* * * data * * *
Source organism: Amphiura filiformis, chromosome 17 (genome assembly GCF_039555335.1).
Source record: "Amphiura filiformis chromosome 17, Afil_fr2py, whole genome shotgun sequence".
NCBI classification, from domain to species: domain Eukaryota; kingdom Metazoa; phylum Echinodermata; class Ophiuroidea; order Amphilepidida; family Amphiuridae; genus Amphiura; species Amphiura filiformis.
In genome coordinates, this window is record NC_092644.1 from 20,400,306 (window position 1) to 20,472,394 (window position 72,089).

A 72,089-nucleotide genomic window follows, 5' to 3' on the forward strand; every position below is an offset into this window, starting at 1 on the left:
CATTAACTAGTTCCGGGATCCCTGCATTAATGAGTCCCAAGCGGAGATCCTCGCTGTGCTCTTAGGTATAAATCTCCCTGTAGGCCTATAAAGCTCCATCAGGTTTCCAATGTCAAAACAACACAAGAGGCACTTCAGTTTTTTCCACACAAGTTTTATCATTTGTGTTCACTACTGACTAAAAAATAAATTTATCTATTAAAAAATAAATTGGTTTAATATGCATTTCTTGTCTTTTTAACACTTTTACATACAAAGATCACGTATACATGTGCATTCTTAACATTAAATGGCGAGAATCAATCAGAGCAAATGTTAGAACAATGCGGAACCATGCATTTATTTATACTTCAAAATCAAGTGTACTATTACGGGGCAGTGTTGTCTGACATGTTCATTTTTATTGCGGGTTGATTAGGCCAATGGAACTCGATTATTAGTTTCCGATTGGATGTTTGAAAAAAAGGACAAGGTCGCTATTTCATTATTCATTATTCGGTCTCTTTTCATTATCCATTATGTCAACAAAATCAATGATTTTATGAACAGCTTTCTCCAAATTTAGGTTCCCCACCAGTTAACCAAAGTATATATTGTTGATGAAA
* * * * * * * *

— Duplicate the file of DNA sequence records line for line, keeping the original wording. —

Source organism: Amphiura filiformis, chromosome 17 (genome assembly GCF_039555335.1).
Source record: "Amphiura filiformis chromosome 17, Afil_fr2py, whole genome shotgun sequence".
NCBI classification, from domain to species: domain Eukaryota; kingdom Metazoa; phylum Echinodermata; class Ophiuroidea; order Amphilepidida; family Amphiuridae; genus Amphiura; species Amphiura filiformis.
In genome coordinates, this window is record NC_092644.1 from 20,400,306 (window position 1) to 20,472,394 (window position 72,089).

A 72,089-nucleotide genomic window follows, 5' to 3' on the forward strand; every position below is an offset into this window, starting at 1 on the left:
CATTAACTAGTTCCGGGATCCCTGCATTAATGAGTCCCAAGCGGAGATCCTCGCTGTGCTCTTAGGTATAAATCTCCCTGTAGGCCTATAAAGCTCCATCAGGTTTCCAATGTCAAAACAACACAAGAGGCACTTCAGTTTTTTCCACACAAGTTTTATCATTTGTGTTCACTACTGACTAAAAAATAAATTTATCTATTAAAAAATAAATTGGTTTAATATGCATTTCTTGTCTTTTTAACACTTTTACATACAAAGATCACGTATACATGTGCATTCTTAACATTAAATGGCGAGAATCAATCAGAGCAAATGTTAGAACAATGCGGAACCATGCATTTATTTATACTTCAAAATCAAGTGTACTATTACGGGGCAGTGTTGTCTGACATGTTCATTTTTATTGCGGGTTGATTAGGCCAATGGAACTCGATTATTAGTTTCCGATTGGATGTTTGAAAAAAAGGACAAGGTCGCTATTTCATTATTCATTATTCGGTCTCTTTTCATTATCCATTATGTCAACAAAATCAATGATTTTATGAACAGCTTTCTCCAAATTTAGGTTCCCCACCAGTTAACCAAAGTATATATTGTTGATGAAA